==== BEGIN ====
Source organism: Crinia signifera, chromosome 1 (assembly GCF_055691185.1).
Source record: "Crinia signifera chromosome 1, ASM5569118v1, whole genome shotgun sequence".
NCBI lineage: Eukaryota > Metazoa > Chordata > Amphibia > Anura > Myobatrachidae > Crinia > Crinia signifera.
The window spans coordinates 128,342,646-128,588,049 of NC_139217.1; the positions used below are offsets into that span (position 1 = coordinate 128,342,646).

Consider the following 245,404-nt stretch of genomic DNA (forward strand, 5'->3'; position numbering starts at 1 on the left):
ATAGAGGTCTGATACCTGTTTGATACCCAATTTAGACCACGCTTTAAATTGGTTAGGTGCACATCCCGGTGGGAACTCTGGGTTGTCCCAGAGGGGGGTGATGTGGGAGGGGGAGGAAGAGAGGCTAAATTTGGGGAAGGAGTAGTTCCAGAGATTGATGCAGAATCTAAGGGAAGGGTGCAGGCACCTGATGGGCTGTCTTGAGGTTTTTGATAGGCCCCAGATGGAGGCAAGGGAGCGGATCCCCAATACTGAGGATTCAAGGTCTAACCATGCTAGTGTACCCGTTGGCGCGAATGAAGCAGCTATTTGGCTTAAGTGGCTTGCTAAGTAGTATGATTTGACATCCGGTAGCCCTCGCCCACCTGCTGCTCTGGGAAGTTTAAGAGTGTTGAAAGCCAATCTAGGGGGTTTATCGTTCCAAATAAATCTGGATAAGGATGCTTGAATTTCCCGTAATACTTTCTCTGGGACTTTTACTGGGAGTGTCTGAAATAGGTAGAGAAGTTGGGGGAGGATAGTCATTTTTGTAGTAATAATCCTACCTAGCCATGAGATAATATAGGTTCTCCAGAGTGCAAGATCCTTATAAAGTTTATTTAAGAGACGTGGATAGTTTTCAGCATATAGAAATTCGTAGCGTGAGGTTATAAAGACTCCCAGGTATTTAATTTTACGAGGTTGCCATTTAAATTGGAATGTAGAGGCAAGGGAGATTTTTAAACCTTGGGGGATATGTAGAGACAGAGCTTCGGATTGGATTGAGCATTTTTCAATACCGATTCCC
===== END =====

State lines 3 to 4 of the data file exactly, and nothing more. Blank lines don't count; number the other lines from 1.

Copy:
NCBI lineage: Eukaryota > Metazoa > Chordata > Amphibia > Anura > Myobatrachidae > Crinia > Crinia signifera.
The window spans coordinates 128,342,646-128,588,049 of NC_139217.1; the positions used below are offsets into that span (position 1 = coordinate 128,342,646).